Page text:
Diabetes and Your Heart

Diabetes and heart disease often go hand in hand. Heart disease is very common and serious. It’s the leading cause of death for both men and women in the United States. If you have diabetes, you’re twice as likely to have heart disease or a stroke than someone who doesn’t have diabetes—and at a younger age. The longer you have diabetes, the more likely you are to have heart disease. But the good news is when you prevent or manage one, you can help prevent or manage the other!

What is Heart Disease?

The term “heart disease” refers to several types of heart conditions. The most common type of heart disease in the United States is coronary artery disease (CAD), which affects the blood flow to the heart. Decreased blood flow can cause a heart attack.

What is the Link Between Diabetes & Heart Disease?

So how are diabetes and heart disease connected? Over time, high blood sugar from diabetes can damage the blood vessels and the nerves that control your heart. Over time, this damage can lead to heart disease. People with diabetes are also more likely to have other conditions that raise their risk for heart disease like high blood pressure, too much LDL (“bad”) cholesterol and low HDL (“good”) cholesterol.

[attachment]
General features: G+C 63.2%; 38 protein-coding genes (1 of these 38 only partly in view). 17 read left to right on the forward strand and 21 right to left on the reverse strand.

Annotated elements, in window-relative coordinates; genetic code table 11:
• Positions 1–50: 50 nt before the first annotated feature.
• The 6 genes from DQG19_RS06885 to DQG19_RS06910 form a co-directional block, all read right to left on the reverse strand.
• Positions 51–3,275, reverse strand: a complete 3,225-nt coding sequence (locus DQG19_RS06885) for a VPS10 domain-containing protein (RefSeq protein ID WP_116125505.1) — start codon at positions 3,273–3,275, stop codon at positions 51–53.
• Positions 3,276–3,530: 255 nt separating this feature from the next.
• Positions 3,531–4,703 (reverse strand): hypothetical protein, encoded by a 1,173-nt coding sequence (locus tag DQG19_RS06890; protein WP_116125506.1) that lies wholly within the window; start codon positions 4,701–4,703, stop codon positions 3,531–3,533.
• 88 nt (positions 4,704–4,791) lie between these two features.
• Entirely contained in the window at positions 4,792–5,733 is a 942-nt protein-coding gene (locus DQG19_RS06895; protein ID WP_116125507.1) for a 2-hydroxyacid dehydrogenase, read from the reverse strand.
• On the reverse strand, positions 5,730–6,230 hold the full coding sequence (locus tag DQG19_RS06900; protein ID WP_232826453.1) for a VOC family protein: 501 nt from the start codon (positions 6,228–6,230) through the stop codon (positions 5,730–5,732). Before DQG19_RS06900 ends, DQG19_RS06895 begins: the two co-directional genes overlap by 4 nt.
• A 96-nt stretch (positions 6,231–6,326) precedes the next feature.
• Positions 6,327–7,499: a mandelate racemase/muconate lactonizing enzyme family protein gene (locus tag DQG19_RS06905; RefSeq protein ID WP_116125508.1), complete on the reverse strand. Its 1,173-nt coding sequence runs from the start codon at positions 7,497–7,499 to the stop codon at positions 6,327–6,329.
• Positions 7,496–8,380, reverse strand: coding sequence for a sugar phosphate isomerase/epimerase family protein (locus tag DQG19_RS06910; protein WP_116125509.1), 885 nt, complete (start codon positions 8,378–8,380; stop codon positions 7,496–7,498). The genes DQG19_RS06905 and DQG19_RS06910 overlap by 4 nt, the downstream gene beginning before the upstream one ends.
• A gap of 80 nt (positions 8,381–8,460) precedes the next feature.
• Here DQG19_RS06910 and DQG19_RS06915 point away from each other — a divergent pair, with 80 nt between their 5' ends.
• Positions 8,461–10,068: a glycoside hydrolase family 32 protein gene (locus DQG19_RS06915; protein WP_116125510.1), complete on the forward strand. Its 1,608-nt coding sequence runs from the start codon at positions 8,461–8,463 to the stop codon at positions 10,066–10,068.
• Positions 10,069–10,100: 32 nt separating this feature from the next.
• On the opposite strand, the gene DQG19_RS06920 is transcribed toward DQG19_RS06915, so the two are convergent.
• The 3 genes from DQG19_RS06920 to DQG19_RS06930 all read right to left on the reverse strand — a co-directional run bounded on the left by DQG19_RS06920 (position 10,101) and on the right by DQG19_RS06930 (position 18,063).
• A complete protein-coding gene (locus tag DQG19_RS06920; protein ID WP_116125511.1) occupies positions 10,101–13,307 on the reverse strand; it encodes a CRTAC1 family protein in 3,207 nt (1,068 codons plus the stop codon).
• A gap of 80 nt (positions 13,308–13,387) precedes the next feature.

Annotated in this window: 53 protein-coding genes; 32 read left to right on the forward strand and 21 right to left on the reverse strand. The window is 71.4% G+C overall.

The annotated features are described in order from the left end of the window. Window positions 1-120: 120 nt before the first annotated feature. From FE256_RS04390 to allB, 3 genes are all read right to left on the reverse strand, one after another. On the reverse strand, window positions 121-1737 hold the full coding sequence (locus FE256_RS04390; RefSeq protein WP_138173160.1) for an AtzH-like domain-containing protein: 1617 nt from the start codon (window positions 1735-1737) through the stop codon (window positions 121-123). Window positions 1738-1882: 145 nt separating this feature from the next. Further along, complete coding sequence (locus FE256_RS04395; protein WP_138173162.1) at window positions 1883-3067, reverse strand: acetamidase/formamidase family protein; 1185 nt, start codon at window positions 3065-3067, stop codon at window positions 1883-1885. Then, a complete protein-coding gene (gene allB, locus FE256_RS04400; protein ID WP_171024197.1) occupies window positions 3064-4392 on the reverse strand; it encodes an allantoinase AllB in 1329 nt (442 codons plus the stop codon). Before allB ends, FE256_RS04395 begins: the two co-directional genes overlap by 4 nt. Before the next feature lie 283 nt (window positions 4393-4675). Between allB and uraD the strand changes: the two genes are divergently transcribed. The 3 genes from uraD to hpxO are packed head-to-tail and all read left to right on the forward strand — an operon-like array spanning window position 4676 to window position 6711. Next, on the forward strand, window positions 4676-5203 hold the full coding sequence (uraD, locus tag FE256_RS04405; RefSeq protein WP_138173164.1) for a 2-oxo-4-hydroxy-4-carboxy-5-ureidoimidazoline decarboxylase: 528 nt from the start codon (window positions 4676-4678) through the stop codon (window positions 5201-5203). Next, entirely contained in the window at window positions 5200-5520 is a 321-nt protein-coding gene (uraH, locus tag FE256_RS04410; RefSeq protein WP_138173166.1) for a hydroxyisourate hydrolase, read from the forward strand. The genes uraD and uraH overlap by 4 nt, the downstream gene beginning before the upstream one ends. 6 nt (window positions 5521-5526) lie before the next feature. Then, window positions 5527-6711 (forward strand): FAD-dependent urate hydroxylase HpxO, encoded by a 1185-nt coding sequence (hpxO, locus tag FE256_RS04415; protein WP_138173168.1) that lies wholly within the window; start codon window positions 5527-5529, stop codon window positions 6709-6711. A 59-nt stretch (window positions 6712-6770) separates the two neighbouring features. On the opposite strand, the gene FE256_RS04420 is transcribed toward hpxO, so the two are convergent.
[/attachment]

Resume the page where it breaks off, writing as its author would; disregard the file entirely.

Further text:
Show Your Body Some Love

Here are things can you start today that can help lower your risk for heart disease and help prevent or manage type 2 diabetes.

  • Follow a healthy diet. Eat more fresh fruits and vegetables, lean protein, and whole grains. Eat fewer processed foods (such as chips, sweets, and fast food) and avoid trans fat. Drink more water, fewer sugary drinks, and less alcohol.

  • Aim for a healthy weight. If you’re overweight, losing even a modest amount of weight can lower your triglycerides and blood sugar. Modest weight loss means 5% to 7% of body weight, just 10 to 14 pounds for a 200-pound person.

  • Get active. Physical activity can help you maintain a healthy weight and lower your blood pressure, cholesterol and sugar levels. Try to get at least 150 minutes per week of moderate-intensity physical activity, such as brisk walking.

  • Know Your Risk. Take this 1-minute prediabetes risk test. If your risk score is high, talk to your doctor about taking action to prevent or delay type 2 diabetes. Participating in the lifestyle change program through CDC’s National Diabetes Prevention Program can help you build the healthy habits you need to succeed. To learn more or sign up, contact Anne Hayse, registered dietitian at JCDHE, at 913-477-8128 or [email protected].

  • Quit smoking. Smoking raises your risk of developing heart disease. If you have diabetes, it is important to stop smoking, because both smoking and diabetes narrow blood vessels. Call the Kansas QuitLine at 1-800-QUIT-NOW (784-8669) or go to KSquit.org for FREE help.

  • Manage stress. Stress can raise your blood pressure and can also lead to unhealthy behaviors, such as drinking too much alcohol or overeating. Instead, visit a mental health counselor, try meditation or deep breathing, get some physical activity, or get support from friends and family.

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